x

Science

Final US Hurdle for Merck’s COVID-19 Pill: FDA Panel Review

November 30, 2021

WASHINGTON — An experimental COVID-19 drug that could soon become the first U.S.-authorized pill to treat the coronavirus faces one final hurdle Tuesday: A panel of government experts will scrutinize data on the medication from drugmaker Merck.

The Food and Drug Administration is asking its outside experts whether the agency should authorize the pill, weighing new information that it is less effective than first reported and may cause birth defects. The panel’s recommendations aren’t binding but often guide FDA decisions.

Tuesday’s meeting comes as U.S. infections are rising again and health authorities worldwide scramble to size up the threat posed by the new omicron variant.

If authorized, Merck’s pill would be the first that U.S. patients could take at home to ease symptoms and speed recovery, a major step toward reducing hospital case loads and deaths. The drug, molnupiravir, is already authorized for emergency use in the U.K.

Given the ongoing threat of the pandemic the FDA is widely expected to approve emergency use of Merck’s pill. But new data released last week paint a less compelling picture of the drug than when the Merck first publicized its early results in October.

On Friday, Merck said final study results showed molnupiravir reduced hospitalization and death by 30% among adults infected with the coronavirus, significantly lower than the 50% reduction it first announced based on incomplete results.

FDA regulators said they were still reviewing Merck’s update and would present a new assessment of the drug’s benefits to the outside panel. Molnupiravir’s effectiveness is a key question as panel members weigh whether to recommend the drug and for whom.

One key question is whether the drug should be restricted from use in pregnant women or women of child-bearing age.

In its safety review, FDA staffers said animal studies suggested Merck’s drug could cause birth defects when given at high doses. Regulators said they are considering a complete ban on molnupiravir’s use during pregnancy and other safeguards, including recommending contraceptives for some patients taking the pills.

Merck’s drug uses a novel approach to fight COVID-19: it inserts tiny errors into the coronavirus’ genetic code to stop the virus from reproducing. That genetic effect has raised concerns that the drug could cause mutations in human fetuses or even spur more virulent strains of the virus.

Another key question is whether the drug should be offered to patients who have been vaccinated or previously had COVID-19. Merck didn’t study the drug in vaccinated people, but data from a handful of patients with prior infections suggested it had little benefit. Still, it may be impractical for doctors to screen out those patients. The Merck drug works best when given within five days of first COVID-19 symptoms, underscoring the need for speedy treatment.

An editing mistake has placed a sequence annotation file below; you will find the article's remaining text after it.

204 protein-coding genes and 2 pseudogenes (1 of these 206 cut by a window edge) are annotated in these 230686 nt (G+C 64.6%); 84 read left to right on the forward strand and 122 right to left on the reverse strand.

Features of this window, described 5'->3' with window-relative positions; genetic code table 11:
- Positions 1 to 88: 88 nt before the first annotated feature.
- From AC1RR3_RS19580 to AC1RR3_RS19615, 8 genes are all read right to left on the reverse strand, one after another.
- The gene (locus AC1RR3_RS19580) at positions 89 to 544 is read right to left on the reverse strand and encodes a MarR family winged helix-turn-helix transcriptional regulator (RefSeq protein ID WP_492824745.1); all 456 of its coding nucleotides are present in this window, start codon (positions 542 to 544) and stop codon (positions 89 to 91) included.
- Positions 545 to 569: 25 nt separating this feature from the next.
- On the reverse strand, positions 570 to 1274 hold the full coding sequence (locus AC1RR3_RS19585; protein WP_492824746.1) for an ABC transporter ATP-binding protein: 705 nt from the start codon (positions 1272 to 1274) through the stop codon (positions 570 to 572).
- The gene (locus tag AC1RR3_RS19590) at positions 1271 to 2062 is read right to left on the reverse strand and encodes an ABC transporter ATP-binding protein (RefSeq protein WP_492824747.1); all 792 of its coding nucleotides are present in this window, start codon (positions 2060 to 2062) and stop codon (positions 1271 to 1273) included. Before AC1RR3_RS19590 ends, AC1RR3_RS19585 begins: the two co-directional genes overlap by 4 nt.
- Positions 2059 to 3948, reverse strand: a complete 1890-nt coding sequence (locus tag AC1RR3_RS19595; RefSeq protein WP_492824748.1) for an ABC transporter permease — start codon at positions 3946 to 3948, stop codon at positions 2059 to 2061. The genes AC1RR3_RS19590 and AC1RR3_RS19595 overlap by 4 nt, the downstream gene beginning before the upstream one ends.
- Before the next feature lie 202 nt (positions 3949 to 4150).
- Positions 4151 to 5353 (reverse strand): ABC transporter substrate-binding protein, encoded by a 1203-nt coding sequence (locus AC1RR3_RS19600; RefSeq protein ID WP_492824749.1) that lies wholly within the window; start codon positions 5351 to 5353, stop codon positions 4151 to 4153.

Merck tested the drug in adults with mild-to-moderate COVID-19 who were considered higher risk due to health problems like obesity, diabetes or heart disease. That’s the same group that currently receives antibody drugs, which help the immune system fight the virus. The FDA has authorized three antibody drugs for COVID-19 but all have to given by IV or injection at hospitals or clinics.

Merck was the first company to submit its COVID-19 pill to the FDA, but a rival drug from Pfizer is close behind and is also under review.

Pfizer’s drug is part of a decades-old family of antiviral pills known as protease inhibitors, a standard treatment for HIV and hepatitis C. They work differently than Merck’s pill and haven’t been linked to the kind of mutation concerns raised with Merck’s drug.

RELATED

ATHENS - It’s been decades since the AIDS crisis broke out and spread fear about unprotected sex and promiscuity but data from Greece’s National Public Health Organization (EODY) found that sexually-transmitted diseases are rising.

Top Stories

Columnists

A pregnant woman was driving in the HOV lane near Dallas.

General News

NEW YORK – Meropi Kyriacou, the new Principal of The Cathedral School in Manhattan, was honored as The National Herald’s Educator of the Year.

Video

Firefighters Seek to Corral Massive Texas Wildfires Before Weekend of Higher Temperatures and Winds

CANADIAN, Texas (AP) — The explosive growth of the second-largest wildfire in Texas history slowed as winds and temperatures dipped but the massive blaze was still untamed and threatening more death and destruction.

BROWNSVILLE, Texas  — On the banks of the same Rio Grande but 300 miles apart, President Joe Biden and GOP challenger Donald Trump on Thursday surveyed the U.

MOSCOW (AP) — Russian President Vladimir Putin vowed Thursday to fulfill Moscow’s goals in Ukraine and sternly warned the West against deeper involvement in the fighting, saying that such a move is fraught with the risk of a global nuclear conflict.

ATHENS - The greatest problem in Greece following the restoration of democracy in Greece is the missed opportunities, Prime Minister Kyriakos Mitsotakis said on Thursday evening in a discussion at the "Metapolitefsi: 50 Years Later" conference, which focuses on the fifth-decade anniversary of the restoration of democracy in Greece.

NEW YORK – The Greek Orthodox Folk Dance & Choral Festival Ministry of the Metropolis of San Francisco is dedicated, through Orthodox Christian Fellowship and committed leadership, to promoting, encouraging and perpetuating the Orthodox faith, Greek heritage and culture among individuals, families and communities by expressing it through folk dance, folk art, music and language.